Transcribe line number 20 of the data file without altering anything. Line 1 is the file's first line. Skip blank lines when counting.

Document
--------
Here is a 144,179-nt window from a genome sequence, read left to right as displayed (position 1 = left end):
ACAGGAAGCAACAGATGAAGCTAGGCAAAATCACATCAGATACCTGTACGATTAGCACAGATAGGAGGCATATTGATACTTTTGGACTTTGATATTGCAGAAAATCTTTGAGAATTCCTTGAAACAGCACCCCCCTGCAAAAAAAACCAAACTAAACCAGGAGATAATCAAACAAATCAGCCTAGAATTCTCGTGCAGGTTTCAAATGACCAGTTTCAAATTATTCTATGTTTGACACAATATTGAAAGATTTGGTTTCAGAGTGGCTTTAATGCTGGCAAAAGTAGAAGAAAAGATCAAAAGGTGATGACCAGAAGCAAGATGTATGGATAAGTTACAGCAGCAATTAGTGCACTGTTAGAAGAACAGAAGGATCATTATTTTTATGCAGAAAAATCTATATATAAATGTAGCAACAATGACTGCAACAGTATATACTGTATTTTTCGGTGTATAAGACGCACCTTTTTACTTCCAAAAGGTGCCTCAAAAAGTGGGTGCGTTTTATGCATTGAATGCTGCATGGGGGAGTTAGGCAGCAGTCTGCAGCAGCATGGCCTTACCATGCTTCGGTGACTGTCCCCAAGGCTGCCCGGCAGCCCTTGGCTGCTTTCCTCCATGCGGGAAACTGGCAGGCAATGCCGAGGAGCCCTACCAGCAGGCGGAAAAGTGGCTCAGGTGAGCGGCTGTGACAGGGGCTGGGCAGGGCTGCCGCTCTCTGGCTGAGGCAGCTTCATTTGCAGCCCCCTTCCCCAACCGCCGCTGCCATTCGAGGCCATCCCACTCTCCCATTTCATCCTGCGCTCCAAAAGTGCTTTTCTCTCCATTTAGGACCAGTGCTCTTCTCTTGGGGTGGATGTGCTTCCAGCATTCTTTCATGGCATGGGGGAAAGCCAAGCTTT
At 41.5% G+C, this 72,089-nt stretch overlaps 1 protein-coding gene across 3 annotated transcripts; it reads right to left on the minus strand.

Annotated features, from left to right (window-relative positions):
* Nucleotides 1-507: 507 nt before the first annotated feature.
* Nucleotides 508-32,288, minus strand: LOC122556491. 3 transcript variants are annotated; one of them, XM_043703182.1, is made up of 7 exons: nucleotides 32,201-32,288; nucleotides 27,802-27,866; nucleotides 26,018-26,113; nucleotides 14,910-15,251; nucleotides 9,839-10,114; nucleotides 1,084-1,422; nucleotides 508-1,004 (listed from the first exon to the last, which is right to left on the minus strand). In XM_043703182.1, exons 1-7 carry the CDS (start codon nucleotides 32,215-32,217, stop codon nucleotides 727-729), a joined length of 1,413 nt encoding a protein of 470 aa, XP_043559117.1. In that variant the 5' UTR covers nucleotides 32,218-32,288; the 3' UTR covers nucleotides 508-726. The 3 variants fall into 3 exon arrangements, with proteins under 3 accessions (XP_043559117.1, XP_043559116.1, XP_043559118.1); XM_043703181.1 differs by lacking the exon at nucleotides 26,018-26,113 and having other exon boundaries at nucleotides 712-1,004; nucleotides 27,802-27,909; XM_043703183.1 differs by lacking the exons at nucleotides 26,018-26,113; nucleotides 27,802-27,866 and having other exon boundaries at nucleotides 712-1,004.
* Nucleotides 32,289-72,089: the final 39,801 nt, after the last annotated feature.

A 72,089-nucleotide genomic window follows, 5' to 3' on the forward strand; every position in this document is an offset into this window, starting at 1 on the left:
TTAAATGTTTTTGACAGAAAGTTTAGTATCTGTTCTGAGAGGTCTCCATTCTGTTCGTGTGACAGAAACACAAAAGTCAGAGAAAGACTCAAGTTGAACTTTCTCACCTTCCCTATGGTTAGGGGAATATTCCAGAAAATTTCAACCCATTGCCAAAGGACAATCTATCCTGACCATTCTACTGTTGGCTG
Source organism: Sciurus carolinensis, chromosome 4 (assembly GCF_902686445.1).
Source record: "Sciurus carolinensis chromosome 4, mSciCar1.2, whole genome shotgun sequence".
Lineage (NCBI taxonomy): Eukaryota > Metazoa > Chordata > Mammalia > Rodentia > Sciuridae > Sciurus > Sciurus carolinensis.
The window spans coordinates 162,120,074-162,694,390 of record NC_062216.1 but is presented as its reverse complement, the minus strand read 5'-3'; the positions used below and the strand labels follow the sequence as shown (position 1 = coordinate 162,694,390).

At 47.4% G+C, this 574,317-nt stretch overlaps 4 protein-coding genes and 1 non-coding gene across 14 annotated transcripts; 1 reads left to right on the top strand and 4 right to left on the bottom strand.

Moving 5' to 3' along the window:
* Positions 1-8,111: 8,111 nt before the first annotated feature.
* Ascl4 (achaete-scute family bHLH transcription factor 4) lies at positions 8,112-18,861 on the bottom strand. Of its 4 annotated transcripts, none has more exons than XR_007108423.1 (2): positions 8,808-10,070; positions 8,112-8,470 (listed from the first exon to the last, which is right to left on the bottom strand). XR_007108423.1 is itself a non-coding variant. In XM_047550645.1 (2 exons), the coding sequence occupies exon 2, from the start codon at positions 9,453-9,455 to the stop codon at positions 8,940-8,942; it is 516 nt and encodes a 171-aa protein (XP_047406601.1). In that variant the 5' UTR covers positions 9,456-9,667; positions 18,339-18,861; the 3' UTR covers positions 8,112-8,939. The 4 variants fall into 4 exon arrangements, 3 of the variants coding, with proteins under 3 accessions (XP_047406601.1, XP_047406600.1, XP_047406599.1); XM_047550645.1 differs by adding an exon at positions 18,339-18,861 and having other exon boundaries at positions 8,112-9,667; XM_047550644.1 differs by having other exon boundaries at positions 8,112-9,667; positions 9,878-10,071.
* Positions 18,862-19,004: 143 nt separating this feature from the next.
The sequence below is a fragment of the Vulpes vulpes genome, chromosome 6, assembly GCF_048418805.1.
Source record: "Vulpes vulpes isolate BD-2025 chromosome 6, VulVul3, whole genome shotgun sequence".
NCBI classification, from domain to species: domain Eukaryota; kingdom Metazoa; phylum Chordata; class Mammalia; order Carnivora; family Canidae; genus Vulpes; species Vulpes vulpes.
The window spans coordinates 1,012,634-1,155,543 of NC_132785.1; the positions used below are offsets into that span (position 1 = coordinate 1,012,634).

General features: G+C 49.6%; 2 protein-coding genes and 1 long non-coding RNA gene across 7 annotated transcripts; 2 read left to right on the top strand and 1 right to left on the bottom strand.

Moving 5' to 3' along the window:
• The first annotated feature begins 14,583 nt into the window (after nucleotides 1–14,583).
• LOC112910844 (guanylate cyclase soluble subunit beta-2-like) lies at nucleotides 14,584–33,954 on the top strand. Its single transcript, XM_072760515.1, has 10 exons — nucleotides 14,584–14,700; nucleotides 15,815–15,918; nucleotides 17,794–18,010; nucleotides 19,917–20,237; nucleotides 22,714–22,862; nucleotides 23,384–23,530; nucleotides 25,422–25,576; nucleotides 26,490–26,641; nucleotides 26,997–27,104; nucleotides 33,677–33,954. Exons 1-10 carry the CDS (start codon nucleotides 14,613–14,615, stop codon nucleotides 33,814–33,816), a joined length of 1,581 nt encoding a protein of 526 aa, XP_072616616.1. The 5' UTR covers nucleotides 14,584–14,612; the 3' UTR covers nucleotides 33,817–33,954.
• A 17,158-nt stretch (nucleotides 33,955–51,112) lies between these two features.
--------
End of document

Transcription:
Source record: "Vulpes vulpes isolate BD-2025 chromosome 6, VulVul3, whole genome shotgun sequence".